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We found no evidence of any Florida law that requires fathers to complete DNA testing before they can sign their children’s birth certificates.
A new state paternity law makes it easier for many fathers to assume parental responsibility. The law acknowledges unmarried fathers’ rights by expanding a state statute that previously defaulted natural guardianship to the mother.
Fathers can establish paternity by signing a form in front of a notary public in a hospital at the child’s birth.
Do fathers in Florida have to submit to DNA testing before signing their babies’ birth certificates?
"New Florida Law!" an Aug. 30 Facebook post reads. "A father must submit a DNA test before signing the birth certificates."
The post was flagged as part of Facebook’s efforts to combat false news and misinformation on its News Feed. (Read more about our partnership with Meta, which owns Facebook.
This isn’t accurate. There is no Florida law, new or otherwise, requiring fathers to complete DNA testing to be on their children's birth certificates.
Florida, instead, recently made it easier for many dads to assume parental responsibility.
On June 9, Florida Republican Gov. Ron DeSantis signed into law H.B. 755, a bipartisan measure that acknowledges unmarried fathers’ rights by expanding a Florida statute that previously defaulted natural guardianship to the mother.
Now, both the mother "and a father who has established paternity" are considered their children’s natural guardians and are "entitled and subject to the rights and responsibilities of parents." The law took effect July 1.
Unmarried fathers can establish paternity through court action, but also outside legal proceedings by completing and signing a paternity acknowledgment form, which is typically done in the hospital. Both parents complete the form in the presence of a hospital-provided notary public.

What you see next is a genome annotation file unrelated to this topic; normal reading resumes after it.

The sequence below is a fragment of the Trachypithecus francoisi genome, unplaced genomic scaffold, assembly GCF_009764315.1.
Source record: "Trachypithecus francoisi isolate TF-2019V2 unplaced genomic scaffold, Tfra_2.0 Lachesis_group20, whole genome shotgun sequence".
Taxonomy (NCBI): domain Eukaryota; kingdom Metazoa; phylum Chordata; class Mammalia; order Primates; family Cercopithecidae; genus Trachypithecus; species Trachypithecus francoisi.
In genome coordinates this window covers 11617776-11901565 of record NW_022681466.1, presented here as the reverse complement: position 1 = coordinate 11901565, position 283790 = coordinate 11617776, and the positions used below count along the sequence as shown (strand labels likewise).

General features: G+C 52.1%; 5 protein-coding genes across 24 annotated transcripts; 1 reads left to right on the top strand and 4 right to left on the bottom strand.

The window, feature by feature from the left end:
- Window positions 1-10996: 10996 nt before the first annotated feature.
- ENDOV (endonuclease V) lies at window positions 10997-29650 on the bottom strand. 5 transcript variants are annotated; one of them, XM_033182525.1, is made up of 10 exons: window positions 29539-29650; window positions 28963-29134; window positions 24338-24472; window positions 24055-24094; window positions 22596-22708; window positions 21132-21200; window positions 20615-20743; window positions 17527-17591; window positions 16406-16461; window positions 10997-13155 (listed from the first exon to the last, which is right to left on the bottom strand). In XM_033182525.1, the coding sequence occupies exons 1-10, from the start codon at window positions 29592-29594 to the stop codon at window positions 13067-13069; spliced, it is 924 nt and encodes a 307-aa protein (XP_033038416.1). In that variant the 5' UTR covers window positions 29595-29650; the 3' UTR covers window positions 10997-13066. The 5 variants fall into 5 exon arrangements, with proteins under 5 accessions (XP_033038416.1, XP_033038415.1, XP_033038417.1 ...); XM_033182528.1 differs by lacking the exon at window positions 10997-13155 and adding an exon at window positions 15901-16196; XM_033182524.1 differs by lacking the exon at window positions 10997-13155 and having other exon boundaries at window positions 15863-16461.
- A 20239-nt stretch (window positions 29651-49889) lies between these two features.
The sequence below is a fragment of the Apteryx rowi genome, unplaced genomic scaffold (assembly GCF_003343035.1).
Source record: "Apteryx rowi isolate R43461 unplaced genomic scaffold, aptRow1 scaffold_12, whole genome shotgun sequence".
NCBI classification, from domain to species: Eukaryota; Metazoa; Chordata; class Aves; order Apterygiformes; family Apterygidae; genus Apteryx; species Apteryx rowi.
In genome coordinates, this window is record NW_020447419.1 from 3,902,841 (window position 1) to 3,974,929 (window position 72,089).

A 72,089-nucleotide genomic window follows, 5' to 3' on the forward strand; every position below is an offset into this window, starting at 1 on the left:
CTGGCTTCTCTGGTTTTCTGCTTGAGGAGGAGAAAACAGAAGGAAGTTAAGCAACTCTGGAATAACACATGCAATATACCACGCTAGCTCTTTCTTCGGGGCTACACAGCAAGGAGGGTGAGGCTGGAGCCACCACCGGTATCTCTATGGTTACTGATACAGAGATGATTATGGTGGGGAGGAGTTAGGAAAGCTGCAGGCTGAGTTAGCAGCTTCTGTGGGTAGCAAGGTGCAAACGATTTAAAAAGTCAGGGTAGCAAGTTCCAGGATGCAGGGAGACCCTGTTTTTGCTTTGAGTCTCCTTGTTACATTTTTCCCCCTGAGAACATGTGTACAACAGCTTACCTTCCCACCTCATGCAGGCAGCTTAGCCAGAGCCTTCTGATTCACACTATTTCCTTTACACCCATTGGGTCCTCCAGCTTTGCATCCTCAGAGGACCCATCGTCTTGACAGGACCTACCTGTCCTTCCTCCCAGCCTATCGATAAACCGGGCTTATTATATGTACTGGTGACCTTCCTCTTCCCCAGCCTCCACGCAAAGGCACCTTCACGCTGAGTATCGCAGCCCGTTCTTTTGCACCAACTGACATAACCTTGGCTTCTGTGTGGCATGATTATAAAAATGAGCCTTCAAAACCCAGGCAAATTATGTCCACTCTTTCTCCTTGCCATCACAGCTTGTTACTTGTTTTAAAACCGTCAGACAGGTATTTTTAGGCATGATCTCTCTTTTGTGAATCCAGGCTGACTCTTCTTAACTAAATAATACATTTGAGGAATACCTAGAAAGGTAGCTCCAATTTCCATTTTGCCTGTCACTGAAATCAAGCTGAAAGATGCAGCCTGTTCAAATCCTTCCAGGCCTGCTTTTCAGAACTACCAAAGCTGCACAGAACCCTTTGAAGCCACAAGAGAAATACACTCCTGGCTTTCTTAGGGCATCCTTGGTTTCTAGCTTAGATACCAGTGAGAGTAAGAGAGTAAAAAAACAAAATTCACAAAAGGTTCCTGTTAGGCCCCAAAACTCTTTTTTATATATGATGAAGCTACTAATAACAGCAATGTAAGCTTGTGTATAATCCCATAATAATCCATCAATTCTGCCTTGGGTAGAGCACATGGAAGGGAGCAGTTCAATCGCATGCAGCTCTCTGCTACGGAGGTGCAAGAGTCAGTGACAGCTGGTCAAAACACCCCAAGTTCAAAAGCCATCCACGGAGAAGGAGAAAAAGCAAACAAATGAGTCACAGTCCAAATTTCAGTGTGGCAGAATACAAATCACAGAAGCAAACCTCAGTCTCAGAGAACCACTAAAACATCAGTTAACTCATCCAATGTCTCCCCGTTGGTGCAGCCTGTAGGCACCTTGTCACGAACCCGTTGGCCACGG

"The man that signs the DH-511 form is the legal father as soon as the form is complete," the Florida Revenue Department says on its website. "The hospital will send the form to the Florida Bureau of Vital Statistics so they can record the birth. The legal father's name will also be on the birth certificate when it is recorded."
In a June 27 Miami Herald opinion column, Jeffrey Leving, an attorney and author of the book "Fathers Rights," said that, without the new law, unwed biological fathers often must hire lawyers and spend a lot of time and money fighting for things such as visitation rights and a say in medical care and schooling.
"It can be a long and expensive process that punishes those without the financial resources to fight for rights that will now be automatic, at least in Florida," he said.
A Facebook post claims that a new Florida law requires fathers to submit a DNA test to sign their children’s birth certificates.
There’s no evidence of such a law. A new state law, instead, acknowledges unmarried fathers’ rights by expanding state statute that previously defaulted natural guardianship to the mother. Now, both the mother "and a father who has established paternity" are considered their children’s guardians, according to the law.
We rate this claim False.
Facebook post, Aug. 30, 2023
The Florida Bar, GOVERNOR SIGNS BILL TO HELP UNMARRIED FATHERS FULFILL THEIR PARENTAL RESPONSIBILITIES, June 12, 2023
Lowndes Law, New Florida Legislation Helps Unwed Fathers Gain Parental Rights, June 20, 2023
Florida Statutes, CHAPTER 744 GUARDIANSHIP, Accessed Sept. 5, 2023
Florida Revenue Department, Establishing praternity, Accessed Sept. 6, 2023
DewittLaw.com, Father’s Rights and Florida’s New Paternity Law, Accessed Sept. 5, 2023
Miami Herald, Florida gave unmarried fathers equal parental rights. Other states should do it, too | Opinion, June 27, 2023
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